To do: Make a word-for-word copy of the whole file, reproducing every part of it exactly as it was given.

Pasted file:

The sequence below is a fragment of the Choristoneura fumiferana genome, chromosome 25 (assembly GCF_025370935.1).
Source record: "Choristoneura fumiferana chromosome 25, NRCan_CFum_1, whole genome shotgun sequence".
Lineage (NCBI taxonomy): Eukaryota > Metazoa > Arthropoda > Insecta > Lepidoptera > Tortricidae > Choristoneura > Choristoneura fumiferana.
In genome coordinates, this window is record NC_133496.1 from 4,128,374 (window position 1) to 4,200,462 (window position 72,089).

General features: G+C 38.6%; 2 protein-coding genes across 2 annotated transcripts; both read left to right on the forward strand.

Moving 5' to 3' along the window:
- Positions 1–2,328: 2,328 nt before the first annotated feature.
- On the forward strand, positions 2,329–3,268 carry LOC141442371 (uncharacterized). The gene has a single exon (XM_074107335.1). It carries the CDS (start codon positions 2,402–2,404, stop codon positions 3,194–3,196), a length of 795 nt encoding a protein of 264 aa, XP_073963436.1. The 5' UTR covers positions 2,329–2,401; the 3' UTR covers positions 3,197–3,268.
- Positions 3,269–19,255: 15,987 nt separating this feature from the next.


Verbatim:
The sequence below is a fragment of the Choristoneura fumiferana genome, chromosome 25 (assembly GCF_025370935.1).
Source record: "Choristoneura fumiferana chromosome 25, NRCan_CFum_1, whole genome shotgun sequence".
Lineage (NCBI taxonomy): Eukaryota > Metazoa > Arthropoda > Insecta > Lepidoptera > Tortricidae > Choristoneura > Choristoneura fumiferana.
In genome coordinates, this window is record NC_133496.1 from 4,128,374 (window position 1) to 4,200,462 (window position 72,089).

General features: G+C 38.6%; 2 protein-coding genes across 2 annotated transcripts; both read left to right on the forward strand.

Moving 5' to 3' along the window:
- Positions 1–2,328: 2,328 nt before the first annotated feature.
- On the forward strand, positions 2,329–3,268 carry LOC141442371 (uncharacterized). The gene has a single exon (XM_074107335.1). It carries the CDS (start codon positions 2,402–2,404, stop codon positions 3,194–3,196), a length of 795 nt encoding a protein of 264 aa, XP_073963436.1. The 5' UTR covers positions 2,329–2,401; the 3' UTR covers positions 3,197–3,268.
- Positions 3,269–19,255: 15,987 nt separating this feature from the next.